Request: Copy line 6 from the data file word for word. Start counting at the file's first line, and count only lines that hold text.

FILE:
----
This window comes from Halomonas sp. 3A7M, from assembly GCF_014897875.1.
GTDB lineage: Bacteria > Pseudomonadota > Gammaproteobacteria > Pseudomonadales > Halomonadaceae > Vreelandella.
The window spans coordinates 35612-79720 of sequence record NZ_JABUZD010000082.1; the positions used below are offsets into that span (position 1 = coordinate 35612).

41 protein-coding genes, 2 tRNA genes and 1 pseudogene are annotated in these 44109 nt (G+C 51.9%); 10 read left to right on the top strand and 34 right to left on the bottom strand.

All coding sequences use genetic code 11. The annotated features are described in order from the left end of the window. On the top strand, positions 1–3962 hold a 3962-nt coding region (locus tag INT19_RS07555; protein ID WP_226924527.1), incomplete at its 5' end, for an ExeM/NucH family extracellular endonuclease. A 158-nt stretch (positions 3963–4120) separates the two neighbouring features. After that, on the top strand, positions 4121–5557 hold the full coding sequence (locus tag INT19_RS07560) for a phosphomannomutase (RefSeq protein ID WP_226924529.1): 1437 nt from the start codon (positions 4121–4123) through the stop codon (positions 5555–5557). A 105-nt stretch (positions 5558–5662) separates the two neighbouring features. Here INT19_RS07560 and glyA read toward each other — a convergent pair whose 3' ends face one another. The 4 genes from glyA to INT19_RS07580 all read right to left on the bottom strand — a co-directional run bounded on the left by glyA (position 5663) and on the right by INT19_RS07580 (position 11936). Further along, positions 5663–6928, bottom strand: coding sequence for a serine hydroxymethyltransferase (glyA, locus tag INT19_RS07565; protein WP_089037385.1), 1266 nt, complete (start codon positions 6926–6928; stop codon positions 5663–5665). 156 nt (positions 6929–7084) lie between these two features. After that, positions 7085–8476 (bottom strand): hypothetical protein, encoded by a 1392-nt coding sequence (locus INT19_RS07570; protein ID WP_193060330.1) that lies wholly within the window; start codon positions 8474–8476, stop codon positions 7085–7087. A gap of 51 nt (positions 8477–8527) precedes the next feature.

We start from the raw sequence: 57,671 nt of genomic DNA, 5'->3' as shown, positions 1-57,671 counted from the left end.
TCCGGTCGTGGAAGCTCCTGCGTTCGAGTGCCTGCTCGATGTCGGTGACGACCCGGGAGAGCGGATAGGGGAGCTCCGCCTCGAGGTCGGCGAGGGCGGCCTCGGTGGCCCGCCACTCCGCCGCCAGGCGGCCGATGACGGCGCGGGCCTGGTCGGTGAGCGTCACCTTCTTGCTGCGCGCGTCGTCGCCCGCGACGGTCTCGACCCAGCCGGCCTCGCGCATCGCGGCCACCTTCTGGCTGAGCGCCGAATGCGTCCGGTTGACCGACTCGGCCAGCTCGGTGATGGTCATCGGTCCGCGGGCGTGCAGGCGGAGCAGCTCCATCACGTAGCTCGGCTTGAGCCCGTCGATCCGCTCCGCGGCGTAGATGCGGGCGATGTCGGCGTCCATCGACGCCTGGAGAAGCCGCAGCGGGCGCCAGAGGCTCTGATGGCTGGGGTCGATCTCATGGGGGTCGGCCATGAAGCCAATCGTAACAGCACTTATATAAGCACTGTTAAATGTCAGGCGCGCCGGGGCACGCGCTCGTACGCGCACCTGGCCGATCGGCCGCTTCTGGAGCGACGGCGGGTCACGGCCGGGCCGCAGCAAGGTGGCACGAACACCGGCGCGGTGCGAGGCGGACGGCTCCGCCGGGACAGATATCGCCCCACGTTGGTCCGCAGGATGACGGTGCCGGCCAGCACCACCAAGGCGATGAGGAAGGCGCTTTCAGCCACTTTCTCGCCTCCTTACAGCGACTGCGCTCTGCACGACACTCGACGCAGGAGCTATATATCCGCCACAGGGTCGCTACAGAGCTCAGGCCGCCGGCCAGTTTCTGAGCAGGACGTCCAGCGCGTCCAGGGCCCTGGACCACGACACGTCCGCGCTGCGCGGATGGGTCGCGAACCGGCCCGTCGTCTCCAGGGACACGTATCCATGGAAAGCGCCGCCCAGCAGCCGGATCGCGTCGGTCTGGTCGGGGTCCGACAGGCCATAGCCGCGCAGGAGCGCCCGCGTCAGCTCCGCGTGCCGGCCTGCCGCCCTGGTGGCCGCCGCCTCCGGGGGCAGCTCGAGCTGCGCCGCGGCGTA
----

We start from the raw sequence: 57,671 nt of genomic DNA, 5'->3' as shown, positions 1-57,671 counted from the left end.